Because of a disease called Avascular Necrosis, I had both of my hips replaced when I was in my early forties. When replacing my left hip, a specific type of prosthesis was used to help stabilize me so that I could supposedly rehab more easily.
Included in the many risks of this type of surgery, the use of this type of prosthesis opened me up (pun intended) to a 1 in 3,000 risk of having chronic pain post-surgically.
I guess I should have gone to Las Vegas rather than to that operating room because I beat those odds and have been living with often-crippling and ongoing pain in my left knee, thigh, hip and my coccyx for well over ten years.
The Treatment and Leadership Rehab
After two years of frustration and what seemed like an infinite number of referrals and treatments, I had to give up looking for “cure” for my pain. Doctors, including the head of Orthopedic Reconstruction Surgery at the Mayo Clinic, advised me to start learning how to live with my pain and abandon my search for a permanent fix.
Ever since then, I have expanded my mindfulness practice as a way to get closer to the Buddhist saying,
Pain is inevitable, suffering is optional.
During this life transition, I have found myself incorporating many of the lessons I have learned into my leadership style.
Learning From Pain
On an individual basis, I utilize almost exactly the same lessons that Kate Bartolotta describes in her post Eight Things I Learned From Pain. Along with the terrific medical care I receive from my pain management doctor, I have been able to manage a level of pain that can incapacitate many.
I have learned the lessons of impermanence first hand through my efforts to get through each moment of pain and translated them into techniques of mindful change management for myself and my work colleagues.
Specifically, understanding that nothing is permanent has helped me to help others understand that change, like pain, is inevitable but suffering is indeed optional.
On Honesty and Control
As my teams and I peel back the layers of corporate culture impermanence, we have to be honest about those components over which we have control and, more importantly, those we do not.
Without that understanding, we can not lead those on the front lines who demand stability in an unstable environment.
While my pain is oftentimes exacerbated by my own actions (e.g., doing too much), it also has a nasty habit of flaring up for seemingly no reason as if to remind me that it can never be completely controlled.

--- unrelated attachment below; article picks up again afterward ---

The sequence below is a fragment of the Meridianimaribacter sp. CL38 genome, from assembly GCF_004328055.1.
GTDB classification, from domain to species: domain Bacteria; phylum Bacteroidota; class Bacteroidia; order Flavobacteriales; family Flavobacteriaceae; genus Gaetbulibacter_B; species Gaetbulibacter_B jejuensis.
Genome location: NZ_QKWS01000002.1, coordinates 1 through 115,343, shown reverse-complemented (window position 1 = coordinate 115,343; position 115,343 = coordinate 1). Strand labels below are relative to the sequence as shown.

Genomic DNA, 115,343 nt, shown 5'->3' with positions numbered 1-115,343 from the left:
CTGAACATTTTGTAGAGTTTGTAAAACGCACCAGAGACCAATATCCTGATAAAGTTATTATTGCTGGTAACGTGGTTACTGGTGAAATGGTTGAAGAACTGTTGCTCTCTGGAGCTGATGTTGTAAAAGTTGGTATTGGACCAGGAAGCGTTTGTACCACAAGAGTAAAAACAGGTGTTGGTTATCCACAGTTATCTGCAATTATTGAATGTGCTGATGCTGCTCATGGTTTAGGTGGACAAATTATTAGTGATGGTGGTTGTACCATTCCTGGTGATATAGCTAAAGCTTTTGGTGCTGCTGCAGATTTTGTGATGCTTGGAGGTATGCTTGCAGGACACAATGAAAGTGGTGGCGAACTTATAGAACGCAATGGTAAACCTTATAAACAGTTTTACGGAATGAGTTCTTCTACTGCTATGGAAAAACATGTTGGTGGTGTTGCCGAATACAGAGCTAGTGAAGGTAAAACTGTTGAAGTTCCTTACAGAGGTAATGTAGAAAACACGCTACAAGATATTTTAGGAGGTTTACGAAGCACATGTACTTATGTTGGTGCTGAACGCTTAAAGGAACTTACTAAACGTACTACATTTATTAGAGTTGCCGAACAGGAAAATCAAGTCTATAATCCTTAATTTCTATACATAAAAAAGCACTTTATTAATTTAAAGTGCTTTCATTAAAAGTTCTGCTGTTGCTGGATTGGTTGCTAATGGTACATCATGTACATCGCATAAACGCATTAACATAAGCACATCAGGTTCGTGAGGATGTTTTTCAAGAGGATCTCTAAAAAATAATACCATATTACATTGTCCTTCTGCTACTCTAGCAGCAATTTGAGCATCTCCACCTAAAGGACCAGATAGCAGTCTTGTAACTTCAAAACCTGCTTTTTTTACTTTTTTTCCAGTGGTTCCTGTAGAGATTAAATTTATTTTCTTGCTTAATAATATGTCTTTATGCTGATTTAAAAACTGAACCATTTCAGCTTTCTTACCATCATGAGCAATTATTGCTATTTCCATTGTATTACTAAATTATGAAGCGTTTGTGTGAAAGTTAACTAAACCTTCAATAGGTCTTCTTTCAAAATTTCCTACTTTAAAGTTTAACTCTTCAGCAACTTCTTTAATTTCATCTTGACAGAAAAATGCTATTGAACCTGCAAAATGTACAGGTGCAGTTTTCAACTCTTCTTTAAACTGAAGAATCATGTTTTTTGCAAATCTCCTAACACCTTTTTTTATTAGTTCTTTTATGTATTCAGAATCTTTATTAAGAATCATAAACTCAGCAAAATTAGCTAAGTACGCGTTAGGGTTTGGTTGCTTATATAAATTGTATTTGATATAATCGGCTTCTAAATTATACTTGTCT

In that same way, business leaders have to learn that, no matter the effort put forth by themselves and their direct reports, change (pain) is not always under their control.
Getting Through It
In order not to suffer:
We have to learn the lessons of impermanence and understand how to respond to the attending emotions of change rather than simply reacting in a non-productive way.
This obviously is a painful process (again, pun intended!) and is an ongoing one that must account for the skeptics and naysayers. Believe it or not, those Debbie Downers find positive behavioral and emotional reinforcement by inviting further pain into their lives.
Demanding permanence from management is looked upon by one’s peers as a reasonable expectation regardless of the suffering that undoubtedly follows when ongoing change comes down the pike.
However, your leadership team can learn quickly, as mine has, that the inevitability of impermanence has to become the culture in your organization in such a way that, in its absence, the team becomes concerned when further change is late in arriving!
Living with pain has changed my life. I have become much more patient, less judgmental and an infinitely better listener and leader who can help businesses realize the long term gain and ROI that results from the utilization of mindful leadership techniques.
Don’t get me wrong – if Aladdin comes along tomorrow with the magic lamp, I’m ready for my pain to go away! However, the mindful lessons of impermanence I’ve learned have become the gifts that my pain has brought to me.
By sharing with others and, by recalling these lessons during our particularly “painful” episodes, we can more easily move from suffering to living!
- What form does your pain take and what lessons can you learn from it that applies to your role as a leader?
- How can you mindfully recognize those moments when your suffering or the suffering of your team is a barrier to moving forward?
- What are the strategies you can employ to become “unstuck” in those moments?
- What are some similar barriers that team members have learned to overcome that you can leverage in training that will help others recognize the impermanence of painful moments regardless of whether or not they are controllable?
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